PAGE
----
Carine Roitfeld is, by many accounts, a sexy woman. She shouldn’t be, but she is. At 60 (maybe 61), she’s a mother and a grandmother, and she is sexy. Those smoky eyes, those pencil skirts, those fishnet stockings, those teetering heels—they’re sexy too, and they are usually associated with women half Ms Roitfeld’s age, but, in her case, they aren’t. These items of clothing are what make Carine Roitfeld sexy. She knows it, so does Uniqlo.
Uniqlo X Carine Roitfeld is the Japanese fast fashion brand’s third collaboration in one season, and the third, too, with French names after Ines de la Fressange and Lemaire. To say that Uniqlo is having a French moment is rather understating it. The Tokyo-based brand, with sales of USD$13.61 billion (as of May this year), subscribes to a largely Western aesthetic and silhouette, tempered with a Japanese sensibility. Their collaboration with Mr Roitfeld allows them to go beyond their utilitarian approach with something that has sartorial heft.
Uniqlo has always broadly channelled their collaborations via two aesthetic visions: Japanese twists on European/American classics such as those by Kiminori Morishita and Jun Takahashi’s Underground, and Euro-centric minimalism such as those by Jil Sander and Lemaire. With Carine Roitfeld, they have taken what they do best and given the collection a fashion editor’s singular vision. Although Ms Roitfeld, by her own admission, is no designer, she has influenced the outcome of the collection by insisting on the finer points she feels make a garment different and stronger. As she told the WWD, ““I love the details. There are pockets everywhere, including on tight-fitting skirts. It’s a no-brainer but I love it.”
Tempting it is to compare the Carine Roitfeld collection with those by compatriot Ines de la Fressange, always described as one of France’s most beautiful women. Like Ms Roitfeld, Ms de la Fressange has a long history in fashion, but both women traipse very different sartorial paths. The two cater to clichés about what constitutes effortless Parisian style, but one is quirkiness built around an old soul with clothes you’d likely wear to the office in La Defence, the other is striking chic rooted somewhere between the 7th and 8th arrondisements.
It’s rather intriguing that women who have access to the unhurried world of haute couture would wish to put their name to a brand that embody the swiftness of fast fashion. But, as Ms Roitfeld has been saying, “I am not someone who believes that fashion should be inaccessible.” Her collection, as seen in the press preview last Friday, is, indeed, accessible and surprisingly well pulled together. Here is a capsule—40 pieces, which isn’t small—that women are very likely to love. When they appear tomorrow at Uniqlo’s Ion Orchard store, you’ll think they belong upstairs, in one of the expensive, unapproachable shops.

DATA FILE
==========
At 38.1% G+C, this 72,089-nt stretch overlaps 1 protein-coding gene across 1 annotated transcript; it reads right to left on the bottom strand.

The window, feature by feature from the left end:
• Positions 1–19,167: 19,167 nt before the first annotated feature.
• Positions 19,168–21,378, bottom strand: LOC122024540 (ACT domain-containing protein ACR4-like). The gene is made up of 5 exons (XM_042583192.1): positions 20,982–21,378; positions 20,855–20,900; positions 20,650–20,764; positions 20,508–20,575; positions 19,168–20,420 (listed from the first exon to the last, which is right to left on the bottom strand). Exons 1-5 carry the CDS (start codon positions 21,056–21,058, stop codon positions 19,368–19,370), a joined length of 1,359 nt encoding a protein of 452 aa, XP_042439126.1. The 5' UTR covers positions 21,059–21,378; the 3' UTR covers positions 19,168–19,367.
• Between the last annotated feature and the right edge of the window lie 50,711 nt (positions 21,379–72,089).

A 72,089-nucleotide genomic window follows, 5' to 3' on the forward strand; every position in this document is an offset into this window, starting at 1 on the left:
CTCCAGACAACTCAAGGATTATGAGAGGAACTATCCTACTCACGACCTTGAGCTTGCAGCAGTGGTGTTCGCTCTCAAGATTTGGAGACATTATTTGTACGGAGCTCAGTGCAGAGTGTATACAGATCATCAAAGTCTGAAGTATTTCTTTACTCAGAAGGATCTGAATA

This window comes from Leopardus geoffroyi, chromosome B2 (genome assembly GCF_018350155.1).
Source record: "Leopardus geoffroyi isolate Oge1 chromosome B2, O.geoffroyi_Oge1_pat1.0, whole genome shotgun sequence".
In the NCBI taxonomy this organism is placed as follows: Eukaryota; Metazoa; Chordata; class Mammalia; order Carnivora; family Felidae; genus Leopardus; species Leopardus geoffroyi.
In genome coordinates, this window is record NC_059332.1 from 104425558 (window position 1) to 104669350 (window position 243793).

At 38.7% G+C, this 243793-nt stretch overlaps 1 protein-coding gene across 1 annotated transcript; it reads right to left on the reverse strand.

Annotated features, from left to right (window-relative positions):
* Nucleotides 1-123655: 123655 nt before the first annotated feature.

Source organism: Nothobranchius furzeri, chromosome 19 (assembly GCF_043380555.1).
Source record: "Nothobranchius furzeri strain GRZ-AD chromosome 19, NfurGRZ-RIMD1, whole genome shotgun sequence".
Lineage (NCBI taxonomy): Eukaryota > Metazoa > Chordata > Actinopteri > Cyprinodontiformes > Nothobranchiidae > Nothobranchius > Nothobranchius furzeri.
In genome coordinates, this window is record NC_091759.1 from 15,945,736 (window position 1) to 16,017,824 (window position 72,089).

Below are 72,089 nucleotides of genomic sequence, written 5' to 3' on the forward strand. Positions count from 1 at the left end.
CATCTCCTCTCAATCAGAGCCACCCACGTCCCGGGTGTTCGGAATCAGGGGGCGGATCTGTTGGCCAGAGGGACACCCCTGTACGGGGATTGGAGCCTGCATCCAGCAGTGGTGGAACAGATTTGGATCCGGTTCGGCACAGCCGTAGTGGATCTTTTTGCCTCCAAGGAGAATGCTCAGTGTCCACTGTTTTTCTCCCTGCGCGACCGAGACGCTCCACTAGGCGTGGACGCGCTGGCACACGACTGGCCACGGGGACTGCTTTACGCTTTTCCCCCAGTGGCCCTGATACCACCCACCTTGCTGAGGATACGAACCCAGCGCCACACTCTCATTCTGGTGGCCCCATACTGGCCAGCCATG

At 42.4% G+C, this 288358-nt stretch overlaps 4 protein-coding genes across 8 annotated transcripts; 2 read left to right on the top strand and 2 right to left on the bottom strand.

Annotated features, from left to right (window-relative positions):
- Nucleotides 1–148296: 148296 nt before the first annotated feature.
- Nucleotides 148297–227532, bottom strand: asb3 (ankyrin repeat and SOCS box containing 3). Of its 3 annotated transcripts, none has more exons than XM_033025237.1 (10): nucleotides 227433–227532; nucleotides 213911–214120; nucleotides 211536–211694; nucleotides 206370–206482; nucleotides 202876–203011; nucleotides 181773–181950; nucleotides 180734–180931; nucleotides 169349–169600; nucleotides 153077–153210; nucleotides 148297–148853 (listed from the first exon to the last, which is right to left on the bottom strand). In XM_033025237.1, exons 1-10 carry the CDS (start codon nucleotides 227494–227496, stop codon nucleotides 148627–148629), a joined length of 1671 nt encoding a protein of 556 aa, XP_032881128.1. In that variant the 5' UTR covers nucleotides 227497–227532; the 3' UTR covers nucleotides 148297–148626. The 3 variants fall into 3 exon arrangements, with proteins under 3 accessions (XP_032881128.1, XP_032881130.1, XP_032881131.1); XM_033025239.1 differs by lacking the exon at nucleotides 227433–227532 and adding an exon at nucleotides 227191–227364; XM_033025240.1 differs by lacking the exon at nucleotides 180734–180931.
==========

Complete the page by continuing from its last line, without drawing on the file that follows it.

As out of place as they may be in a fast fashion environment, these clothes are better than anything H&M and its ilk have done… combined. Impressive are her signature pencil skirts, two-button tailored jackets and camisole dresses, all clearly have passed the most rigorous design and production processes. These are clothes you’d buy to wear till you forget where you bought them. There is a certain edge and timelessness to these separates that will not, many years down the road, bear the imprint, or remind you of a grandmother.
Of the collection, Ms Roitfeld told French Yahoo News, “J’y ai mis beaucoup de moi (I put a lot of myself).” Despite her predilection for a sexy turnout, hers is not Kardashian-sexy or Rihanna-sexy. Her sexiness is alluring due to its lack of skin. You’ll not find a single torn or illogically abbreviated garment among the separates. “It’s more sexy [to be] covered than totally naked,” she told the media. “When I see the girl with a miniskirt and a deep V, it’s too much.” Some people think her look is a bit as-you-are, a bit dishabille, a bit dirty (blame it on her hair!). But if you forget her public appearances and aim, instead, for the clothes, you might just find the French ease and elegance you have been looking for, but have yet found.
Uniqlo X Carine Roitfeld, from S$14.90, is available at Uniqlo Ion Orchard